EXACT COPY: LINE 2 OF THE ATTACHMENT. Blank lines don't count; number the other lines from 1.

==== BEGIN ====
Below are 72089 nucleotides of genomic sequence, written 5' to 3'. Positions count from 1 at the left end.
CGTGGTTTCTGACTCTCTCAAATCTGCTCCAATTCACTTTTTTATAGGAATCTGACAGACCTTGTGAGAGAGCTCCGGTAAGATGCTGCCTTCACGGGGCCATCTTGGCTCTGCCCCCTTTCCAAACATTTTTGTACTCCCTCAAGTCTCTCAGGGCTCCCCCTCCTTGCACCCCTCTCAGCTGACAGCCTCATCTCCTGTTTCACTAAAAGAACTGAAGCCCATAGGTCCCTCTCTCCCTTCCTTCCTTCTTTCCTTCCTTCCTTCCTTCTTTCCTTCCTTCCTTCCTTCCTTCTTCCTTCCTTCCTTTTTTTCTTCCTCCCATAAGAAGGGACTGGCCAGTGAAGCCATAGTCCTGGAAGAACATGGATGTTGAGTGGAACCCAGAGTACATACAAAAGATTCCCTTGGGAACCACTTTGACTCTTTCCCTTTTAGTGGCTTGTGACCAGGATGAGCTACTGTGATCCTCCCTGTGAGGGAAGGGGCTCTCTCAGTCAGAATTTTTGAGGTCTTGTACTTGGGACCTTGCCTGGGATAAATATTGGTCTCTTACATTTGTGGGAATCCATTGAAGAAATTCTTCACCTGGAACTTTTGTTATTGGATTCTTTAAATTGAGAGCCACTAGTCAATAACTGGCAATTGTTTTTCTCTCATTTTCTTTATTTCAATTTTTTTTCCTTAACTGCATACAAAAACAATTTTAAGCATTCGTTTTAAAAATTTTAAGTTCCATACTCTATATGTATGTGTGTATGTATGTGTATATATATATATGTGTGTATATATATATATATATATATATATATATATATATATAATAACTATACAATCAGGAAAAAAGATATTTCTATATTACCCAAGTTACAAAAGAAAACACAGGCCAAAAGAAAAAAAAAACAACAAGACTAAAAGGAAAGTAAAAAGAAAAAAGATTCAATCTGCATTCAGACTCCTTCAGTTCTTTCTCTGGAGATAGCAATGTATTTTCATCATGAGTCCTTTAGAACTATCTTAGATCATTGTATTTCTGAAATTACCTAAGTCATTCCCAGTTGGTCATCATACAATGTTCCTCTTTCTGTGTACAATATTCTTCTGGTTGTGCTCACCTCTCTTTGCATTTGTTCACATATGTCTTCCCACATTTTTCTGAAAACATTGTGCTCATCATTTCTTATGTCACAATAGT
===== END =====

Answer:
CGTGGTTTCTGACTCTCTCAAATCTGCTCCAATTCACTTTTTTATAGGAATCTGACAGACCTTGTGAGAGAGCTCCGGTAAGATGCTGCCTTCACGGGGCCATCTTGGCTCTGCCCCCTTTCCAAACATTTTTGTACTCCCTCAAGTCTCTCAGGGCTCCCCCTCCTTGCACCCCTCTCAGCTGACAGCCTCATCTCCTGTTTCACTAAAAGAACTGAAGCCCATAGGTCCCTCTCTCCCTTCCTTCCTTCTTTCCTTCCTTCCTTCCTTCTTTCCTTCCTTCCTTCCTTCCTTCTTCCTTCCTTCCTTTTTTTCTTCCTCCCATAAGAAGGGACTGGCCAGTGAAGCCATAGTCCTGGAAGAACATGGATGTTGAGTGGAACCCAGAGTACATACAAAAGATTCCCTTGGGAACCACTTTGACTCTTTCCCTTTTAGTGGCTTGTGACCAGGATGAGCTACTGTGATCCTCCCTGTGAGGGAAGGGGCTCTCTCAGTCAGAATTTTTGAGGTCTTGTACTTGGGACCTTGCCTGGGATAAATATTGGTCTCTTACATTTGTGGGAATCCATTGAAGAAATTCTTCACCTGGAACTTTTGTTATTGGATTCTTTAAATTGAGAGCCACTAGTCAATAACTGGCAATTGTTTTTCTCTCATTTTCTTTATTTCAATTTTTTTTCCTTAACTGCATACAAAAACAATTTTAAGCATTCGTTTTAAAAATTTTAAGTTCCATACTCTATATGTATGTGTGTATGTATGTGTATATATATATATGTGTGTATATATATATATATATATATATATATATATATATATAATAACTATACAATCAGGAAAAAAGATATTTCTATATTACCCAAGTTACAAAAGAAAACACAGGCCAAAAGAAAAAAAAAACAACAAGACTAAAAGGAAAGTAAAAAGAAAAAAGATTCAATCTGCATTCAGACTCCTTCAGTTCTTTCTCTGGAGATAGCAATGTATTTTCATCATGAGTCCTTTAGAACTATCTTAGATCATTGTATTTCTGAAATTACCTAAGTCATTCCCAGTTGGTCATCATACAATGTTCCTCTTTCTGTGTACAATATTCTTCTGGTTGTGCTCACCTCTCTTTGCATTTGTTCACATATGTCTTCCCACATTTTTCTGAAAACATTGTGCTCATCATTTCTTATGTCACAATAGT